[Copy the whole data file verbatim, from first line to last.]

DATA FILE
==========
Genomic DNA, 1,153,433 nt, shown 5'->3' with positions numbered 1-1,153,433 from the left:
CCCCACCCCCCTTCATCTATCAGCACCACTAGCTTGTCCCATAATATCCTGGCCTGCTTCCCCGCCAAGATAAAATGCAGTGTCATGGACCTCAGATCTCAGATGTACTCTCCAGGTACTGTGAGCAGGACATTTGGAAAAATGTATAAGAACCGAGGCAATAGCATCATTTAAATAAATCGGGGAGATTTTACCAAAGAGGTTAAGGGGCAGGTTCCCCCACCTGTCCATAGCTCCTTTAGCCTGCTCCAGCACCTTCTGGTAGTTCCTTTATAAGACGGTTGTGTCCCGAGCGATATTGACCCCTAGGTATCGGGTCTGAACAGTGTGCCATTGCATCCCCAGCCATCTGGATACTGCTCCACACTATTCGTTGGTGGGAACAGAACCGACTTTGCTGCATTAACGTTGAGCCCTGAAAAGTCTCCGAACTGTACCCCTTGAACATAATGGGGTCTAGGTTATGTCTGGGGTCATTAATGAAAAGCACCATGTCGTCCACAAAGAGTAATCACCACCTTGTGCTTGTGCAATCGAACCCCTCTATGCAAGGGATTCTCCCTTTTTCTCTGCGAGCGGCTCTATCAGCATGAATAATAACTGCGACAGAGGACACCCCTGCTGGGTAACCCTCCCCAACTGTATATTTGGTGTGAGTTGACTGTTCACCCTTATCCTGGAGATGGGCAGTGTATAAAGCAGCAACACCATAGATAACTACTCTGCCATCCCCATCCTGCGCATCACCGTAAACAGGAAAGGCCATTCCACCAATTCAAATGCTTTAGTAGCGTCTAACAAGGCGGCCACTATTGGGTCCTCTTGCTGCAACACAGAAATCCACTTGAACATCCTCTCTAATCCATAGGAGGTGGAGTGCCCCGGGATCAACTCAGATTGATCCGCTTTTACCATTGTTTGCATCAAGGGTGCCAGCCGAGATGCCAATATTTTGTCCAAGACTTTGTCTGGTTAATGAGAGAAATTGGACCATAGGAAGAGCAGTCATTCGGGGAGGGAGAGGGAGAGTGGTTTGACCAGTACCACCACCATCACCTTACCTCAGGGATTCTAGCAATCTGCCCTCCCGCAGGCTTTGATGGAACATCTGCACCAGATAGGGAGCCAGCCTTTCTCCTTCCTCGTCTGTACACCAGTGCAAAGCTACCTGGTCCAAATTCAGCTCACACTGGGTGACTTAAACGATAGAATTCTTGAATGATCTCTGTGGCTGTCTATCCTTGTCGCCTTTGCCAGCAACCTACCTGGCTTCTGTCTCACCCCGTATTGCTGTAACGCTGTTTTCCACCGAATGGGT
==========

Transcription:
Genomic DNA, 1,153,433 nt, shown 5'->3' with positions numbered 1-1,153,433 from the left:
CCCCACCCCCCTTCATCTATCAGCACCACTAGCTTGTCCCATAATATCCTGGCCTGCTTCCCCGCCAAGATAAAATGCAGTGTCATGGACCTCAGATCTCAGATGTACTCTCCAGGTACTGTGAGCAGGACATTTGGAAAAATGTATAAGAACCGAGGCAATAGCATCATTTAAATAAATCGGGGAGATTTTACCAAAGAGGTTAAGGGGCAGGTTCCCCCACCTGTCCATAGCTCCTTTAGCCTGCTCCAGCACCTTCTGGTAGTTCCTTTATAAGACGGTTGTGTCCCGAGCGATATTGACCCCTAGGTATCGGGTCTGAACAGTGTGCCATTGCATCCCCAGCCATCTGGATACTGCTCCACACTATTCGTTGGTGGGAACAGAACCGACTTTGCTGCATTAACGTTGAGCCCTGAAAAGTCTCCGAACTGTACCCCTTGAACATAATGGGGTCTAGGTTATGTCTGGGGTCATTAATGAAAAGCACCATGTCGTCCACAAAGAGTAATCACCACCTTGTGCTTGTGCAATCGAACCCCTCTATGCAAGGGATTCTCCCTTTTTCTCTGCGAGCGGCTCTATCAGCATGAATAATAACTGCGACAGAGGACACCCCTGCTGGGTAACCCTCCCCAACTGTATATTTGGTGTGAGTTGACTGTTCACCCTTATCCTGGAGATGGGCAGTGTATAAAGCAGCAACACCATAGATAACTACTCTGCCATCCCCATCCTGCGCATCACCGTAAACAGGAAAGGCCATTCCACCAATTCAAATGCTTTAGTAGCGTCTAACAAGGCGGCCACTATTGGGTCCTCTTGCTGCAACACAGAAATCCACTTGAACATCCTCTCTAATCCATAGGAGGTGGAGTGCCCCGGGATCAACTCAGATTGATCCGCTTTTACCATTGTTTGCATCAAGGGTGCCAGCCGAGATGCCAATATTTTGTCCAAGACTTTGTCTGGTTAATGAGAGAAATTGGACCATAGGAAGAGCAGTCATTCGGGGAGGGAGAGGGAGAGTGGTTTGACCAGTACCACCACCATCACCTTACCTCAGGGATTCTAGCAATCTGCCCTCCCGCAGGCTTTGATGGAACATCTGCACCAGATAGGGAGCCAGCCTTTCTCCTTCCTCGTCTGTACACCAGTGCAAAGCTACCTGGTCCAAATTCAGCTCACACTGGGTGACTTAAACGATAGAATTCTTGAATGATCTCTGTGGCTGTCTATCCTTGTCGCCTTTGCCAGCAACCTACCTGGCTTCTGTCTCACCCCGTATTGCTGTAACGCTGTTTTCCACCGAATGGGT